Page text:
Model year 1980 had been the last year for the Dodge Aspen and Plymouth Volare, with the M-body replacing it.  Was there a big portion of Aspen/Volare in the M-body?  Yes, but Chrysler had made a switch in model name and body designation.

Yet Plymouth, as was ever more frequently the case, was given the cold shoulder and denied an M-body for 1981.  While most people associate the M-body Plymouth as being a Gran Fury, which is correct, Plymouth had not yet made the transition.

The 1981 Gran Fury was still an R-body.

Fielding a Chrysler branded police car was likely a move of some expediency by Chrysler Corporation, as 1981 was a year they were focused on their new K-cars.  There had been Chrysler branded police cars as recently as the 1979 Newport and dating back to the early 1960s so the M-body LeBaron wasn’t exactly without some form of precedent.

For being a one-year wonder, it is undoubtedly safe to assume production numbers were minimal with survival rates being quite thin.  Researching this article I found pictures of marked ’81 LeBarons having been used by the Cities of Des Moines, Iowa and Dallas, Texas (seen here) along with the Putnam County New York Sheriff.  I have seen pictures of similar LeBarons being used by New York City.  Mine supposedly came from Winter Garden, Florida.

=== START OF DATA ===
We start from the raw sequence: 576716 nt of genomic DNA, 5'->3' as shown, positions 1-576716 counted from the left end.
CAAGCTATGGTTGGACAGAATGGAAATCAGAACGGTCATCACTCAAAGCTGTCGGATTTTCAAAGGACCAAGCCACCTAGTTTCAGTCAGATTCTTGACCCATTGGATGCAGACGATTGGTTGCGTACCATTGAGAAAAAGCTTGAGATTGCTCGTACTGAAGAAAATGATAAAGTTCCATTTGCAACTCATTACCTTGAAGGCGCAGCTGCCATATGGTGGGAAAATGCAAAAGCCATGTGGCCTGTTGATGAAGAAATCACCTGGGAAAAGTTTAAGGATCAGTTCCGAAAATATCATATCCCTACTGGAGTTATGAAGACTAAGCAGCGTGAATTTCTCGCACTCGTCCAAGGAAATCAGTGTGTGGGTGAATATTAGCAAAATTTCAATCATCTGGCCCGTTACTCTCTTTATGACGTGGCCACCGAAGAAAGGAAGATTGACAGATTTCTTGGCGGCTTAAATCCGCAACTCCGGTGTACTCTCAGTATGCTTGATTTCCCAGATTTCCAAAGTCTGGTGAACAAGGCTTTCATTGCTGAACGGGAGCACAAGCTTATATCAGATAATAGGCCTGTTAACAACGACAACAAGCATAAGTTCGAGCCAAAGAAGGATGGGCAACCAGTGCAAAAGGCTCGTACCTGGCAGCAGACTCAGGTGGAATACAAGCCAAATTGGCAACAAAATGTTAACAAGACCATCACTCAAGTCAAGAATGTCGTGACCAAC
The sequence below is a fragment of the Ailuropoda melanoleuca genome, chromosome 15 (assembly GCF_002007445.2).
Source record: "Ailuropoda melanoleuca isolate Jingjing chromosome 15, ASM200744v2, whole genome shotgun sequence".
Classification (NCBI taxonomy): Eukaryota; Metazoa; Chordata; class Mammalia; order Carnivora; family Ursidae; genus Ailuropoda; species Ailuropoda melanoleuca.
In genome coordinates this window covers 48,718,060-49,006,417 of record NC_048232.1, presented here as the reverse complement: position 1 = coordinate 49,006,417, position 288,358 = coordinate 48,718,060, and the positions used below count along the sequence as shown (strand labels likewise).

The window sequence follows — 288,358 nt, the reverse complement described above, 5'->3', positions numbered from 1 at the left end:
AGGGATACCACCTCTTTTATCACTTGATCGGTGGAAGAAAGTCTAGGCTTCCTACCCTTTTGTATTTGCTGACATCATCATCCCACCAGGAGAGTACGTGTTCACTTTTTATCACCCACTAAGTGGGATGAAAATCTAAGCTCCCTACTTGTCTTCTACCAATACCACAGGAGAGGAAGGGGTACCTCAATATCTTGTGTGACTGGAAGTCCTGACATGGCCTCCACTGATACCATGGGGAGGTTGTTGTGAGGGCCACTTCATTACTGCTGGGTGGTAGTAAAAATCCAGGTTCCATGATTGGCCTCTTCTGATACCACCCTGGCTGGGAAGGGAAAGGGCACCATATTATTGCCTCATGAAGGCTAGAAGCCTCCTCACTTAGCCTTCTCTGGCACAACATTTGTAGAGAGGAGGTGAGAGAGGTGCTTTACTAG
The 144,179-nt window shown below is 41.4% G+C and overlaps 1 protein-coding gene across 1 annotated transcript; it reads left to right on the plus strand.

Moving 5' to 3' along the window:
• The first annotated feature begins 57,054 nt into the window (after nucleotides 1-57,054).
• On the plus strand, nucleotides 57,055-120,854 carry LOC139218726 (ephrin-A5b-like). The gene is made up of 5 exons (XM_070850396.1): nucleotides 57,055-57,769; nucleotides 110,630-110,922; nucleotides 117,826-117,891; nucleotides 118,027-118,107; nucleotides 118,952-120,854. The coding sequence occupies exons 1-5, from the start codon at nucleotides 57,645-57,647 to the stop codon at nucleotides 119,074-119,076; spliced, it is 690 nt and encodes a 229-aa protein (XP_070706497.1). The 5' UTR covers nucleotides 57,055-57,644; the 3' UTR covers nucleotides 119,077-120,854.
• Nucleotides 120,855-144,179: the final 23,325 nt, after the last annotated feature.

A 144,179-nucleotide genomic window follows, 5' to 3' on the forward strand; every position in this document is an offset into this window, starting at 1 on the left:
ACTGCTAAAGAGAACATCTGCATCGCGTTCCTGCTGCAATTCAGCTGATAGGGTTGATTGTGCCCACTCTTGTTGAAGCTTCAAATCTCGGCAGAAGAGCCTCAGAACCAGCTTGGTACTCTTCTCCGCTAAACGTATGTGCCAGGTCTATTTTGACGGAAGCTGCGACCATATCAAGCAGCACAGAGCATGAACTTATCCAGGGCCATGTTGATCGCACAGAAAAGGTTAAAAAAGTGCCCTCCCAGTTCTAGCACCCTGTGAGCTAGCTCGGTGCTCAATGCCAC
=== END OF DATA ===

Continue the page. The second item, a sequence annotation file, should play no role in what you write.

The M-body LeBaron was the best selling Chrysler branded automobile for 1981.  However, that wasn’t any extraordinary feat as the Newport sold only 3,600 examples and the rapidly fading Cordoba sold around 21,000 units.  In comparison, the LeBaron was a blockbuster with around 43,000 finding a home.

It’s doubtful a very high percentage went to police use.  In fact I would wager the nearly 4,000 LeBaron wagons made that year greatly outnumber the police spec cars.  How often do you see one of these wagons?

I bought this two-barrel 318 equipped LeBaron for the grand sum of $250.  At this price I figured it was not going to cause me to have a foreclosure on my new home.  Speaking of my new home, this certainly figures into this reminisce.

The day I was to retrieve the Chrysler was the same day I was due to close on my new house.  My father was accompanying me.  I had driven down to Cape Girardeau in my ’96 Thunderbird; my father in the new 1998 Dodge Ram 1500 he had purchased the week before.  Incidentally, he still owns this pickup today.